Farmworker Justice and farmworker advocates on the ground will continue to monitor the situation to better understand the impact of COVID-19 on the H-2A visa process. Also, we will urge the Administration to require stronger worker protections from agricultural employers. Farmworkers should be treated as the essential workers they are, and their health and safety should be a prime consideration, not just an afterthought.

  Cuccinelli Not Properly Installed as Head of USCIS

On March 1, a federal judge ruled that Ken Cuccinelli was unlawfully appointed to head the United States Citizenship and Immigration Services (USCIS). The court ruled that the Trump administration violated the Federal Vacancies Reform Act when it appointed Cuccinelli. Under the law, the “first assistant” will take over if the Senate confirmed director steps down. However, Cuccinelli did not work for USCIS prior to taking the helm. Instead, the acting head of DHS at the time, Kevin McAleenan, appointed Cuccinelli. As a result of this ruling, at least two of the asylum policies rolled out by Cuccinelli, who is a hardliner on immigration issues, may be overturned. The Trump Administration is expected to appeal the decision.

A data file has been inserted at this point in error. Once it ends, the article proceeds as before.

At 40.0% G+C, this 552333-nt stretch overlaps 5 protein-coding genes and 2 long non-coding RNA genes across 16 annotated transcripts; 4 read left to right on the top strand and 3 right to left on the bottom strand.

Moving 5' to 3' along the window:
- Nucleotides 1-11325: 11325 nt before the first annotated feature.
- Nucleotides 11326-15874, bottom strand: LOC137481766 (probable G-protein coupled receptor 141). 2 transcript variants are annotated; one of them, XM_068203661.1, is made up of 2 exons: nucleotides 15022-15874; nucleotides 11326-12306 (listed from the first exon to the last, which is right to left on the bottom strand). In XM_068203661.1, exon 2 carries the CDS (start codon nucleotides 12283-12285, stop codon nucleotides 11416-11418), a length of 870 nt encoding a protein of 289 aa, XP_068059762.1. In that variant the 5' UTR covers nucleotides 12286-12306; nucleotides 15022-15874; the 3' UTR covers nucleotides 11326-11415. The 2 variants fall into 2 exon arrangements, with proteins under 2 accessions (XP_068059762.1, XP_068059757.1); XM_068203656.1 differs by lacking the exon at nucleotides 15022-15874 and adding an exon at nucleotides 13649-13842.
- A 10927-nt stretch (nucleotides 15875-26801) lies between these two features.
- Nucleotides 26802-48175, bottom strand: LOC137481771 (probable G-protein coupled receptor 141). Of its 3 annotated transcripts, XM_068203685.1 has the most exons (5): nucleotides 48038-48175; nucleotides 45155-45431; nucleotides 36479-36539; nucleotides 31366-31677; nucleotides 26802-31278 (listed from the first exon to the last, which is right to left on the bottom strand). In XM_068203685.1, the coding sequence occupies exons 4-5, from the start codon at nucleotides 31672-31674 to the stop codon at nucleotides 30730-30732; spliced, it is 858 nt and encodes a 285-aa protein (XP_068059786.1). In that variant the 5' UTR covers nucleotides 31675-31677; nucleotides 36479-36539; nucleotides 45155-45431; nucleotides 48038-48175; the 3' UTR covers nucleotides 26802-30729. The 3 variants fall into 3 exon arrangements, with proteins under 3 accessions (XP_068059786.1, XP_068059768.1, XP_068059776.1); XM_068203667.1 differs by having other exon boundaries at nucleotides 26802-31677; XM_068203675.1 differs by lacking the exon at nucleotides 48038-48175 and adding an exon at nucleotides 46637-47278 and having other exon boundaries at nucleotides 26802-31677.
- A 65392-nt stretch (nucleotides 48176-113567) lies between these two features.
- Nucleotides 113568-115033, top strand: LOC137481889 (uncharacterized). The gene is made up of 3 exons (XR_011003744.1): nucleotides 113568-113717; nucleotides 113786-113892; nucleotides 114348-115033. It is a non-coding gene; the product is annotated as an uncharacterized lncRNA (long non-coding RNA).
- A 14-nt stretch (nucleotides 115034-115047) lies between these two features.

Labor Contractor Violated Visa Requirements at North Carolina Based Farm

On March 5, the Department of Labor (DOL) announced that a labor contractor, SBHLP Inc., had been found in violation of H-2A guestworker visa requirements. Among the violations, the labor contractor did not feed the workers three meals per day, made them pay their own visa expenses, and did not pay for the workers’ travel expenses as required by law. The workers were working on five North Carolina based farms. The labor contracting company must pay $224,249 in wages to 194 employees, and a $239,430 civil penalty to DOL. They are also debarred from the H-2A visa program for 3 years.

Wisconsin Supreme Court Rules that Workers be Paid for Time Putting on Gear